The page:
From Global to Local: Introducing the Local Burden of Disease Project


While global- and national-level estimates are essential to understanding overarching trends in health and health related outcomes, having access to local-level estimates allows health policy decisions to be tailored precisely for local areas rather than entire countries. Combining this level of detail with broad coverage would give health officials everywhere the tools to make locally informed decisions to better track health trends and evaluate progress towards goals, target the best use of limited funds and use precise information to direct health interventions.  

The Local Burden of Disease (LBD) project at the Institute for Health Metrics and Evaluation (IHME) aims to produce estimates of health outcomes and related measures that cover entire continents, but to do so at a very fine, local resolution.

This talk, led by Prof. Simon Hay (Director, Local Burden of Disease, IHME), will introduce the LBD project, explore the data and models used to produce local level estimates, present Under-5 mortality (U5M) and other results for low and middle income countries and discuss the impact of these findings. We believe this is a key path to resolving geographical inequality.

About the speaker

Simon Hay

Professor Simon Iain Hay

Simon I Hay, DPhil, DSc, FMedSci is a Professor in the Department of Health Metrics Sciences, in the School of Medicine at the University of Washington, and Director of the Local Burden of Disease group at the Institute for Health Metrics and Evaluation. Professor Hay obtained his doctorates from the University of Oxford where he remains a member of congregation. He has published >400 peer-reviewed and other publications with a h-index of 112. He was elected to the Board of Trustees of the Royal Society of Tropical Medicine and Hygiene (RSTMH) in 2012 and served as its 52nd President (2013-2015). Prof. Hay has received numerous awards, notably the Back Award of the Royal Geographical Society (2012), for research contributing to public health policy and the Bailey K. Ashford Medal (2013) and the Chalmers Medal (2015) of the American Society of Tropical Medicine and Hygiene and the RSTMH respectively, for distinguished work in tropical medicine. He was elected to the fellowship of the Academy of Medical Sciences in 2015.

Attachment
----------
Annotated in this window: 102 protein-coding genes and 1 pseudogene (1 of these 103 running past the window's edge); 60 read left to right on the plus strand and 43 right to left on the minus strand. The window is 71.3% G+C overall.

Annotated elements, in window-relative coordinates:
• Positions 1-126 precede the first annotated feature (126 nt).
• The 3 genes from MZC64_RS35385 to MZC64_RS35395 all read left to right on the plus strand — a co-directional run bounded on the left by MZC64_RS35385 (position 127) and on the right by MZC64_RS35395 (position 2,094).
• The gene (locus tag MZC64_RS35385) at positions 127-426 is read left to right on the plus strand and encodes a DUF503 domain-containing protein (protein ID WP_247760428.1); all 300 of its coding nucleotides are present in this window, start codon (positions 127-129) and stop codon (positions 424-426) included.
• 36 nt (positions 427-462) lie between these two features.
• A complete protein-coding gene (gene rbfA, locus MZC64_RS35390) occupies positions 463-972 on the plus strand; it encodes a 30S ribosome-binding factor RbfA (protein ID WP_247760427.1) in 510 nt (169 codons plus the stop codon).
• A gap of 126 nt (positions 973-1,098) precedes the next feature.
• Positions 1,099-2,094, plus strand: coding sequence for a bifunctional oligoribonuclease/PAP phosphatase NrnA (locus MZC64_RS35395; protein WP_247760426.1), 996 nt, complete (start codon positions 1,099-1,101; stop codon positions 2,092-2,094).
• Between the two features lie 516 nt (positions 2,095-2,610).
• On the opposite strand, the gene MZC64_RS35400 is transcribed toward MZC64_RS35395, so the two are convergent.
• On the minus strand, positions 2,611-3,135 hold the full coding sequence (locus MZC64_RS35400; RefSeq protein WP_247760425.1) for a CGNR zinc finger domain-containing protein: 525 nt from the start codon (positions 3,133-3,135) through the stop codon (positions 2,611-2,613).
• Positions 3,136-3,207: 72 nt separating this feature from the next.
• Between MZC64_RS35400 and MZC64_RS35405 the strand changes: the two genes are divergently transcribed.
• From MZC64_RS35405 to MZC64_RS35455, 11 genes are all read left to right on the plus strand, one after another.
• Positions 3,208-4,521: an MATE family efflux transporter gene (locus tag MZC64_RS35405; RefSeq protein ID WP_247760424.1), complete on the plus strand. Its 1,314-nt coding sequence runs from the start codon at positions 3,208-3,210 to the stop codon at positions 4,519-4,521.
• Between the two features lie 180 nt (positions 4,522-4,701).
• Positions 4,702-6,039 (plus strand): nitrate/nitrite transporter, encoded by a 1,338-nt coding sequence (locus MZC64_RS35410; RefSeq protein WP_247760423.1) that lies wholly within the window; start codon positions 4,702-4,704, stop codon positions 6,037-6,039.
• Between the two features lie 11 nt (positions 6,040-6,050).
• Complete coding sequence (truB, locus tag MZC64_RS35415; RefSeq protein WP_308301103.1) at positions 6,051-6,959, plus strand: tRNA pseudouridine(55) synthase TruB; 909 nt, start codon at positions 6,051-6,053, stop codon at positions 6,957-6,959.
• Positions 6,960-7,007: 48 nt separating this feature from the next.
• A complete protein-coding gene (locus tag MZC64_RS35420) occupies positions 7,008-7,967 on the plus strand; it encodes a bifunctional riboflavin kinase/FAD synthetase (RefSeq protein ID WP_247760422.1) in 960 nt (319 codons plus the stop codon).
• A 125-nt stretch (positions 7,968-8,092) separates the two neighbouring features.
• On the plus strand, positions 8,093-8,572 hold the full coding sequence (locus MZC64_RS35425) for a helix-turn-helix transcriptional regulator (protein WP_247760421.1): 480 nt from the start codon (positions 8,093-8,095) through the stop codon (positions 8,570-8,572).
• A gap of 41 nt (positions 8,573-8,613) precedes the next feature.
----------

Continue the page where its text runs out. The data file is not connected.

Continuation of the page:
This session will  be live-streamed/recorded - accessible to both internal and external audience 

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Open to all, seats available on first come, first served basis.